Main content area

The economic contribution of the world's forest sector

Li, Yanshu, Mei, Bin, Linhares-Juvenal, Thaís
Forest policy and economics 2019 v.100 pp. 236-253
econometric models, employment, forest industries, forestry, forests, income, labor, logging, multipliers, statistics, value added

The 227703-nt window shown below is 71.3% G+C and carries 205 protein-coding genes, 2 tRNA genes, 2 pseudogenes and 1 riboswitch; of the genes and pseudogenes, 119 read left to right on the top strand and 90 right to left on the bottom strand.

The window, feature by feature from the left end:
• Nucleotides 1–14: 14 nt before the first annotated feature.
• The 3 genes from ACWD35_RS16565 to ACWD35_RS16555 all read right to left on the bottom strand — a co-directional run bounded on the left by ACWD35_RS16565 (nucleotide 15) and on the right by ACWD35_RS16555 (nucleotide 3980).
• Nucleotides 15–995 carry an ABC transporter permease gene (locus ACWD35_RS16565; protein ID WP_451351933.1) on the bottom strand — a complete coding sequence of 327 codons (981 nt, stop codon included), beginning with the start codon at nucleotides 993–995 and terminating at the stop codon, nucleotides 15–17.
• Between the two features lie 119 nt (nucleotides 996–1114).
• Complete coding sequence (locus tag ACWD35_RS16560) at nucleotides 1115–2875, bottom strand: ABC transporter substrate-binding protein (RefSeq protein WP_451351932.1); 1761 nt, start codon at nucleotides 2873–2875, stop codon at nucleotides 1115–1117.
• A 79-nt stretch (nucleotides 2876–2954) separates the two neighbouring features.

This study estimated economic contribution of the global forest sector to national economies by calculating value added, employment, and labor income. Input-output models were developed for 58 countries using 2011 IMPLAN model and data to estimate the direct, indirect, and induced effects of the major forest subsectors. The jobs generated in domestic sectors by the forest sector through backward linkage exceeded the number of direct jobs in the forest sector itself. Total indirect and induced value added generated in other sectors by the forest sector also exceed the direct value added produced in the forest sector. Comparison of economic multipliers showed that the ripple effects varied by forest subsector and the wood-based processing subsectors generally had relative higher multiplier effects than the forestry and logging subsector. An econometric model was developed to estimate economic multipliers for 111 countries without IMPLAN data and the economic contribution of the forest sectors to their national economies was estimated based on the derived multipliers and national statistics on industry output. The global forest sector collectively directly employed more than 18.21 million people and supported more than 45.15 million jobs through direct, indirect and induced impacts. The global forest sector had a direct contribution of more than $539 billion and a total contribution of more than $1298 billion to the world GDP.